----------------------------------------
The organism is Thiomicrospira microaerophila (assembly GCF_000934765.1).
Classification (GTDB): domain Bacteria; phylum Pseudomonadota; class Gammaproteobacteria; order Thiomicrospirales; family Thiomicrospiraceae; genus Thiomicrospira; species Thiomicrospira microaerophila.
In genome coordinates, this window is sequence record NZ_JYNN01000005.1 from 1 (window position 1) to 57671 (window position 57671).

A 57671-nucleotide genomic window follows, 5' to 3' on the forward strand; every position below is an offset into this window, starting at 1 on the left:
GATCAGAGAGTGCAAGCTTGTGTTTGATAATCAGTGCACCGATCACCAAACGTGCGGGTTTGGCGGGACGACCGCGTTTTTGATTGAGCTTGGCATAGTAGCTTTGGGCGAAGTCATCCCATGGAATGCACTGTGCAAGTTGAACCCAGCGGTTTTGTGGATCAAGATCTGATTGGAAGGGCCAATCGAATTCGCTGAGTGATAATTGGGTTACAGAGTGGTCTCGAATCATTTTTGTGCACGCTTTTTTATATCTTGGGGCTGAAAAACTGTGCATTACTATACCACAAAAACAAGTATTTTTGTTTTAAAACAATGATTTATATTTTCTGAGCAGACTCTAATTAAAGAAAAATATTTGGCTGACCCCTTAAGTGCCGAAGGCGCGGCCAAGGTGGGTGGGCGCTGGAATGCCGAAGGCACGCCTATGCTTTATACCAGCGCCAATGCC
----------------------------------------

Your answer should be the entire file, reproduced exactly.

The organism is Thiomicrospira microaerophila (assembly GCF_000934765.1).
Classification (GTDB): domain Bacteria; phylum Pseudomonadota; class Gammaproteobacteria; order Thiomicrospirales; family Thiomicrospiraceae; genus Thiomicrospira; species Thiomicrospira microaerophila.
In genome coordinates, this window is sequence record NZ_JYNN01000005.1 from 1 (window position 1) to 57671 (window position 57671).

A 57671-nucleotide genomic window follows, 5' to 3' on the forward strand; every position below is an offset into this window, starting at 1 on the left:
GATCAGAGAGTGCAAGCTTGTGTTTGATAATCAGTGCACCGATCACCAAACGTGCGGGTTTGGCGGGACGACCGCGTTTTTGATTGAGCTTGGCATAGTAGCTTTGGGCGAAGTCATCCCATGGAATGCACTGTGCAAGTTGAACCCAGCGGTTTTGTGGATCAAGATCTGATTGGAAGGGCCAATCGAATTCGCTGAGTGATAATTGGGTTACAGAGTGGTCTCGAATCATTTTTGTGCACGCTTTTTTATATCTTGGGGCTGAAAAACTGTGCATTACTATACCACAAAAACAAGTATTTTTGTTTTAAAACAATGATTTATATTTTCTGAGCAGACTCTAATTAAAGAAAAATATTTGGCTGACCCCTTAAGTGCCGAAGGCGCGGCCAAGGTGGGTGGGCGCTGGAATGCCGAAGGCACGCCTATGCTTTATACCAGCGCCAATGCC